Into the Forest discussion

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Original Fairy Tales > GRimm The Tales -Spoilers likely

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message 1: by Christine (new)

Christine (chrisarrow) | 1388 comments Mod
A place to dicuss the stories.


message 2: by Christine (new)

Christine (chrisarrow) | 1388 comments Mod
So has anyone started?


message 3: by Anki (new)

Anki (shadrachanki) | 3 comments I've read the first four stories so far. My copy of the tales has them in a radically different order than the number order, and some of the titles are extremely different as well. It took me some time to figure out which stories where which and make note of the page numbers.


message 4: by Christine (new)

Christine (chrisarrow) | 1388 comments Mod
What did you think of the "Our Lady's Child"?


message 5: by Diane (new)

Diane Reed Wow, Chris--my mind is reeling after reading "Our Lady's Child." (I couldn't find it in Maria Tatar's annotated Grimm, so I looked it up online: http://portitude.org/literature/grimm... )
This fairy tale seems to have borrowed a lot of classic elements from other traditions/tales: Pandora's Box, the Garden of Eden, Cock crowing 3 times & the denial of Christ, Rumpelstiltskin's requirement of a baby for penance, etc. What struck me most was its harshness, however. The Virgin Mary demands total obedience without ever really saying why--and she metes out a cruel justice upon a girl for merely being curious about the 13th door. Very old testament feeling to it all: curiosity, wanderlust & ambition are treated as "sins", particularly in women. Sigh. I found myself wishing the Virgin Mary would have more original dialogue--perhaps that would encourage the girl more as she makes her transition to womanhood. I wouldn't mind hanging out in Heaven for a while, though! What was your take on it?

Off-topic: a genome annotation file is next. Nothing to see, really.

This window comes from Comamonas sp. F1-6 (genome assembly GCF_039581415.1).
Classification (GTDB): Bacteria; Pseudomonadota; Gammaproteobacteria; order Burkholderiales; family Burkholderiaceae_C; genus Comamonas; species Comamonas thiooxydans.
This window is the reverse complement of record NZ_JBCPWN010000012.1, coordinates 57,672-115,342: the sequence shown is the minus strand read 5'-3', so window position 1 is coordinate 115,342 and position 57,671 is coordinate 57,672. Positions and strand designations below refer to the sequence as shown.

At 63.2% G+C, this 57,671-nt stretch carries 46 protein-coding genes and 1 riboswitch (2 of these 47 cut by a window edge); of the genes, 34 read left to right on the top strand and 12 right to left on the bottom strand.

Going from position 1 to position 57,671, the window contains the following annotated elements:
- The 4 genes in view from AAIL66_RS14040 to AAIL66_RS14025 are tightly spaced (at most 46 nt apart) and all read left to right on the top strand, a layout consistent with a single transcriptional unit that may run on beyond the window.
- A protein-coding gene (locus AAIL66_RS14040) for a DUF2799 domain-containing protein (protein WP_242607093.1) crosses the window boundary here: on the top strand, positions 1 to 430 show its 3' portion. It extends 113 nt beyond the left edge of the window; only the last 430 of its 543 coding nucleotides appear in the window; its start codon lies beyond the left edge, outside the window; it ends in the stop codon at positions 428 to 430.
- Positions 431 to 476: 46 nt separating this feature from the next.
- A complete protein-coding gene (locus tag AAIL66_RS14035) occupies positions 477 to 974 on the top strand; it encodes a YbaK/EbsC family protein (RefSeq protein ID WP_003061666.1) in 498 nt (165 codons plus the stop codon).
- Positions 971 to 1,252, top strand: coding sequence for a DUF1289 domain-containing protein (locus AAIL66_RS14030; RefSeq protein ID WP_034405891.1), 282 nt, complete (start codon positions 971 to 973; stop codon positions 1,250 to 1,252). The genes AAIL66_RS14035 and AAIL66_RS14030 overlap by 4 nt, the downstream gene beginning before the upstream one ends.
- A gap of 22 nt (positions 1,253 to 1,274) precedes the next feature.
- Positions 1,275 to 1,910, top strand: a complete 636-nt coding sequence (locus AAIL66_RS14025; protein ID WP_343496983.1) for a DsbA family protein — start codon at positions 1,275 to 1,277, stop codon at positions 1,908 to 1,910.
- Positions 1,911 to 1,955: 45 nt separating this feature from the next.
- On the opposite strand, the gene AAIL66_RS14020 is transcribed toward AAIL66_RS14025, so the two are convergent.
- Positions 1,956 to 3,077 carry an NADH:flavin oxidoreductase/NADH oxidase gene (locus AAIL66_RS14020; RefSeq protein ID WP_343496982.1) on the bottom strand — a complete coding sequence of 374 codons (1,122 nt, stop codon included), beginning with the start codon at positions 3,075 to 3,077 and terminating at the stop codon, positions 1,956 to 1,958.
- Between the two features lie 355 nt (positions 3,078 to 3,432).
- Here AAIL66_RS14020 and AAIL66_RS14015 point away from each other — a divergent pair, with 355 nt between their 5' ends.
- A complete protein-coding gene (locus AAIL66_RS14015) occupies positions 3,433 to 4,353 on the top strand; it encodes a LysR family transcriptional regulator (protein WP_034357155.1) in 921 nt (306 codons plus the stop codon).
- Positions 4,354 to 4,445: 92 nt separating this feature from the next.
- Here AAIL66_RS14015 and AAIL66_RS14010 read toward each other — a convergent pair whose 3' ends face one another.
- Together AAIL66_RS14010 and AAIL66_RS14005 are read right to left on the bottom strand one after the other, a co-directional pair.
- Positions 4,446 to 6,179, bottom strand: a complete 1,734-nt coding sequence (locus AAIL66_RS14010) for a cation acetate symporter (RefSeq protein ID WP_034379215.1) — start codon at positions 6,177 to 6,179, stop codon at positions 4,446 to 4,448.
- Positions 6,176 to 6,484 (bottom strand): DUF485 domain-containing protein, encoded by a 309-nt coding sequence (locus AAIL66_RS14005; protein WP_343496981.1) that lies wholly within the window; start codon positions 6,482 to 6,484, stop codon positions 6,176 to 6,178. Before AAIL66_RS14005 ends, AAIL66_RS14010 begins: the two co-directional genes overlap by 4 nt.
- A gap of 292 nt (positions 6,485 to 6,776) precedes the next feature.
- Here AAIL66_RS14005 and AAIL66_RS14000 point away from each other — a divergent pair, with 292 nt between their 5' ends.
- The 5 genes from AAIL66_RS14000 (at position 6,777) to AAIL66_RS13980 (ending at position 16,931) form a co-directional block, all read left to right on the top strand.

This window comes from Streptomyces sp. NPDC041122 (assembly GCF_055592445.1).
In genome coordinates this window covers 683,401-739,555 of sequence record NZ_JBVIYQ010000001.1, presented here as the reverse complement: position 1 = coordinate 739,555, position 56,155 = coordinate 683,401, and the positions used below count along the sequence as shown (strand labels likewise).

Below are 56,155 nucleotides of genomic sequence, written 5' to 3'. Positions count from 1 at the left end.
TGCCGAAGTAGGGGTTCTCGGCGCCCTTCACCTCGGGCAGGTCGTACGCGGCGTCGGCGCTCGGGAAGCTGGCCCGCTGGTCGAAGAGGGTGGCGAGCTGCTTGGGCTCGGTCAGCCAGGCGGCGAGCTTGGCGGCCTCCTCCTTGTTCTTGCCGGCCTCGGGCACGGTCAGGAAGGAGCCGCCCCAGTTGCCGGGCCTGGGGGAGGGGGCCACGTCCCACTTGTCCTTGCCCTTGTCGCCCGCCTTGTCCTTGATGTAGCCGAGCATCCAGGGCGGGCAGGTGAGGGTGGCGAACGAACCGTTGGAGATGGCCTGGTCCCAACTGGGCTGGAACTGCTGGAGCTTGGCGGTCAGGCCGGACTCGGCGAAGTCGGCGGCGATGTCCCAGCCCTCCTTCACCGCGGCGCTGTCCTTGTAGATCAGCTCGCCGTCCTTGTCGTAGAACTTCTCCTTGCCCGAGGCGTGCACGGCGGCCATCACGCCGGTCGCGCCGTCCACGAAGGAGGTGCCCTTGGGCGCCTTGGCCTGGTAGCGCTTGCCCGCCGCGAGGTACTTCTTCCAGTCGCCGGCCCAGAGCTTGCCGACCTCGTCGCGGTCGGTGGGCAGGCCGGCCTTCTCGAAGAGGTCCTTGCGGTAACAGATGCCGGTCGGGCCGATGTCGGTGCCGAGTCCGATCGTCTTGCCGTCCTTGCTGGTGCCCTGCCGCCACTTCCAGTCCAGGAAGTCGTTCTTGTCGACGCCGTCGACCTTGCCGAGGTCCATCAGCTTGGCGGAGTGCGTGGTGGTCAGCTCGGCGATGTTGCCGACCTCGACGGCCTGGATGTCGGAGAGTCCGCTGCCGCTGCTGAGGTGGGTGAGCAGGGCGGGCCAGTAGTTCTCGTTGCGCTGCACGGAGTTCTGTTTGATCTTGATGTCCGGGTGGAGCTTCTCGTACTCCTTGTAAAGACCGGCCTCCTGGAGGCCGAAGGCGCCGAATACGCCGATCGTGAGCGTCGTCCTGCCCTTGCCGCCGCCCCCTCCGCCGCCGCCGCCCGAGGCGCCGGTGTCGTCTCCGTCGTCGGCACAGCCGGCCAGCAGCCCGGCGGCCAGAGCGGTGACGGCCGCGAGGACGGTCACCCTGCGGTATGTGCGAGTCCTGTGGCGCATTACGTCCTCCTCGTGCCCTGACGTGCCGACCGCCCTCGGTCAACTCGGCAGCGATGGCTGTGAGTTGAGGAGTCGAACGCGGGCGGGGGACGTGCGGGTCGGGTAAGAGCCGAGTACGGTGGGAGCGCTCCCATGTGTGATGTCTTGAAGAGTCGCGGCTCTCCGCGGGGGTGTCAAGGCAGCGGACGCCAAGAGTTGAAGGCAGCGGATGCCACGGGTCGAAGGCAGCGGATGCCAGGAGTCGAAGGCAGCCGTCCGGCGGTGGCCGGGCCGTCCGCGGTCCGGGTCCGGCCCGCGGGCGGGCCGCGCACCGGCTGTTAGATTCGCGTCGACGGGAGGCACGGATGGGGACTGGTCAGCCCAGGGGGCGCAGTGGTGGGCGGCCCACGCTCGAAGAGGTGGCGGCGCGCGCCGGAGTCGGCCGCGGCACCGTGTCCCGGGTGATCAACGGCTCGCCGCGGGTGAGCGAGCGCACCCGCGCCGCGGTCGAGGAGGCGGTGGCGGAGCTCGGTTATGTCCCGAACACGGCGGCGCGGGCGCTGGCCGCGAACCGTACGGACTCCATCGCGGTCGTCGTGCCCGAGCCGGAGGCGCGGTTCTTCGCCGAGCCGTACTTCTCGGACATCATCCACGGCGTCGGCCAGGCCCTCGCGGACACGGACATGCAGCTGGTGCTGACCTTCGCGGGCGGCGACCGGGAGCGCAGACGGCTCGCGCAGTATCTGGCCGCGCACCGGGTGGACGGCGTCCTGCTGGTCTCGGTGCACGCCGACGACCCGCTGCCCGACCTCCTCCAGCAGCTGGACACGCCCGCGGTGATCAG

message 6: by Christine (new)

Christine (chrisarrow) | 1388 comments Mod
It's one of the ones that I wonder if the Grimms changed a bit. Many of the tales became more religious.


message 7: by Jalilah (new)

Jalilah | 4468 comments Mod
Wow is right I just read it and feel the same way! This tale is not in my version of Grimm’s tales either. Yes, it definitely has an Old Testament feeling to it. It reminds me of the Garden of Eden story. This is the first time I've read about the Virgin Mary in a European Fairy Tale. She appears in some of the old New Mexican stories replacing the Fairy Godmother in a Cinderella like story. Like the New Mexican tales, the Virgin is way more forgiving than God would be.


message 8: by Diane (new)

Diane Reed Jalilah wrote: "Wow is right I just read it and feel the same way! This tale is not in my version of Grimm’s tales either. Yes, it definitely has an Old Testament feeling to it. It reminds me of the Garden of Eden..."

Yes,I enjoy the Virgin Mary in Southwestern/New Mexican tales--she seems more like an angel. I have a feeling Chris is right--maybe the Grimms got more dogmatic as time went on. Or perhaps they felt pressure to make the fairy tales less pagan? Interesting story.


message 9: by Jalilah (last edited Mar 14, 2012 06:46AM) (new)

Jalilah | 4468 comments Mod
Hmm, I just read the Frog Prince and remember now why I did not like this tale as a child.
On one hand while I liked frogs, I used to catch them as a child play with them, then let them go free again, I felt the repulsion the princess felt having to share her bed with the frog. Even to a child the sexual connotations are clear. On the other hand, I did not like the princess for breaking her promise and worse still, for throwing the frog against the wall. It seemed to me that she did not deserve the prince. Even as a child it did not seem right to me that the prince would want to marry her as she did not seem like a good person.


message 10: by Christine (new)

Christine (chrisarrow) | 1388 comments Mod
You're right. The Frog prince bugs me for all those same reasons, and because of the father of the princess. It almost seems like they have to get married simply because of the time spent in the bedroom.


message 11: by Anki (new)

Anki (shadrachanki) | 3 comments I read The Twelve Brothers last night and I have to say that the king's behaviour makes no sense. "If our thirteenth child is a girl, I will kill all my sons so her portion can be greater." What's up with that? I mean, presumably his heir would need to be male, so why kill all his male offspring? Severe logic fail.

There are other problems with that story as well.


message 12: by Christine (new)